If you were expecting to be enlightened about the Fed's monetary policy stance but instead ended up even more confuzzled, then you are not alone! Many are still trying to decode the Fed's mixed signals and make sense of its recent FOMC statement.
Of course, no one was really expecting the Fed to raise interest rates or implement any form of policy tightening, not with the economy in the frail state that it's in. Most, if not all, market participants had a dovish bias for the statement.
While the chances of seeing the Fed increase its asset purchases were always slim, it was widely believed that the central bank would at least hint about easing monetary policy in the future. But surprisingly, it didn't!
Not only did the Fed pass up the chance to boost the economy with more easing, but it even sounded somewhat optimistic about the economy's performance last quarter. To the surprise of many, Fed Chairman Ben Bernanke said that the economy had "strengthened somewhat" in Q3 2011. This suggests that the Fed has a bit of leeway to evaluate just how effective its actions in August and September were in stimulating the economy.
Before you get too excited, you should know that it wasn't all A-okay!
For one, not everyone in the FOMC was in agreement with the head honcho. Chicago Fed President Charles Evans voted for further easing. Considered as the most dovish FOMC member, Evans has always been pretty open about his worries about the lackluster state of the labor market. So I guess it wasn't much of a surprise to hear him call for further stimulus for the second meeting in a row.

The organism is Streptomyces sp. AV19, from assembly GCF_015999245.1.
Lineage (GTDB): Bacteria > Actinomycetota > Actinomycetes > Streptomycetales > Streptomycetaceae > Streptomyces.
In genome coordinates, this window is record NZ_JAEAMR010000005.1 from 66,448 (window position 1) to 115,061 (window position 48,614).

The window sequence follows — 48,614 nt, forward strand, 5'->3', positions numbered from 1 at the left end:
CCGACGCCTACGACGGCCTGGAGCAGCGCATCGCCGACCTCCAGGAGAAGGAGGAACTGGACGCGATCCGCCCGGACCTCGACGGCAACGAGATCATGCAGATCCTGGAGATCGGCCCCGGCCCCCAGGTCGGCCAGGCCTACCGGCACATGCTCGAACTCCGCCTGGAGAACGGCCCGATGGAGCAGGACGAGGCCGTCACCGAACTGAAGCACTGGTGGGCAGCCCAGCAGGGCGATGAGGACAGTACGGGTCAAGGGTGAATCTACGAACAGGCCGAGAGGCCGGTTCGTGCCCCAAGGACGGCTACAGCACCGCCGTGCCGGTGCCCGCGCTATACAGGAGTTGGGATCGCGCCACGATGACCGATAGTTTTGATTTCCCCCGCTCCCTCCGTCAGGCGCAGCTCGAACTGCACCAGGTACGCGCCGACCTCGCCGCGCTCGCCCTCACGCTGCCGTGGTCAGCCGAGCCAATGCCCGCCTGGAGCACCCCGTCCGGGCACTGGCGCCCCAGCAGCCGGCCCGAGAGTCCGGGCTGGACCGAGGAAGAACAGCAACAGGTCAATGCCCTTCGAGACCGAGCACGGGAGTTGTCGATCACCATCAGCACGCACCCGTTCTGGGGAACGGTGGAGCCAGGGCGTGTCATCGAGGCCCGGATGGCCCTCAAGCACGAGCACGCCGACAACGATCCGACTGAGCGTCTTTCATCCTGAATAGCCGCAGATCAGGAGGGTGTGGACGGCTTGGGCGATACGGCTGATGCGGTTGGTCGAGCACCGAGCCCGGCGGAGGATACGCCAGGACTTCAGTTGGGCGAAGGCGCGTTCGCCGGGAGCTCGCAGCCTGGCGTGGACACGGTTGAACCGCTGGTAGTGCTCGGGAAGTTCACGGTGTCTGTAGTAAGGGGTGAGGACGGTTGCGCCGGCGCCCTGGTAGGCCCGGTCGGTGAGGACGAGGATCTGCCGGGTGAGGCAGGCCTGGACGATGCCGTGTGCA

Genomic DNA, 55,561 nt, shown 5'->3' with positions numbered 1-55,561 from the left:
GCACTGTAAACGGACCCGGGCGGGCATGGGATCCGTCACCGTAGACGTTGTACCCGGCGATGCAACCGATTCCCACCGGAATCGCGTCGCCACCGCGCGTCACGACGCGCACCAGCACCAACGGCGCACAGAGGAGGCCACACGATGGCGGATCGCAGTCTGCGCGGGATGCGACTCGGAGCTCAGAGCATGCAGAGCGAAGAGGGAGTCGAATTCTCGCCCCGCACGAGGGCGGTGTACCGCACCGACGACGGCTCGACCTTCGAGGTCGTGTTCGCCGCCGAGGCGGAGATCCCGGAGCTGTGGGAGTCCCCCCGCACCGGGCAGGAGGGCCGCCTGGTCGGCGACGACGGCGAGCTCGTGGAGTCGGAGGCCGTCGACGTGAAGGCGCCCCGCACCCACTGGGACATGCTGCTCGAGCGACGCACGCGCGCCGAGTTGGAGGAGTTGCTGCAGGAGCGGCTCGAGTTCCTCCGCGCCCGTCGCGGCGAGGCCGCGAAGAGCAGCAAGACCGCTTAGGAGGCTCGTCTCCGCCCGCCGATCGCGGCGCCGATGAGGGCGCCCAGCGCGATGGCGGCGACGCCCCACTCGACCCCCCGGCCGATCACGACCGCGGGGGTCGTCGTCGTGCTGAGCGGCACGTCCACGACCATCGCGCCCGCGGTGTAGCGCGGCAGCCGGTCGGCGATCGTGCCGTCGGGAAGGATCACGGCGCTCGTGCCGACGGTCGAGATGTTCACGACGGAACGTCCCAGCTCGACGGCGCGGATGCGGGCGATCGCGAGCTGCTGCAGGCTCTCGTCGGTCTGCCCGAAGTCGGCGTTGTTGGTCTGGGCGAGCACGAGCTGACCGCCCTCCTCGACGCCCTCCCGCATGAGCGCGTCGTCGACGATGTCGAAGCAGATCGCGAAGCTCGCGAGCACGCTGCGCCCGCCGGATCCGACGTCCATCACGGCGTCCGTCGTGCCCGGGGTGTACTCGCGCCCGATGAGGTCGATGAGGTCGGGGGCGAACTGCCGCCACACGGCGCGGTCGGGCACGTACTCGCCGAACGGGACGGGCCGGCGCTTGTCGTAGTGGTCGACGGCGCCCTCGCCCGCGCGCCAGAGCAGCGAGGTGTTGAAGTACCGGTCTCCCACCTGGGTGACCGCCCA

Although the rest of the FOMC didn't join Evans on the dovish side of the debate, they seem to agree with him on the dreary employment conditions in the country. The FOMC stated that it expects the unemployment rate to remain at 9.1% at the end of 2011 and it won't be until the latter part of 2012 that it would trickle lower to 8.6%.
It's also interesting to point out that despite the optimistic vibes of the statement, the Fed downgraded its growth forecasts. Before, policymakers were expecting the U.S. economy to expand by 2.7% to 2.9% by the end of 2011 and 3.3% to 3.7% in 2012. Now, they see this year's growth coming in between 1.6% to 1.7% and growth for 2012 to fall between 2.5% to 2.9%.
So with the mixed news, how did the dollar react?
Well, it seems like the Fed's optimistic tone allowed the dollar to rally against most of its major counterparts. The USDX, which measures the performance of the dollar against a basket of currencies, traded higher following the release of the statement as the optimistic remarks suggest a less pressing need for QE3.
BUT! I doubt that the Fed lowered its growth forecasts just to make its statement more dramatic. In this old man's opinion, Bernanke and his buddies are still open to more stimulus and have not closed the door on QE3 yet.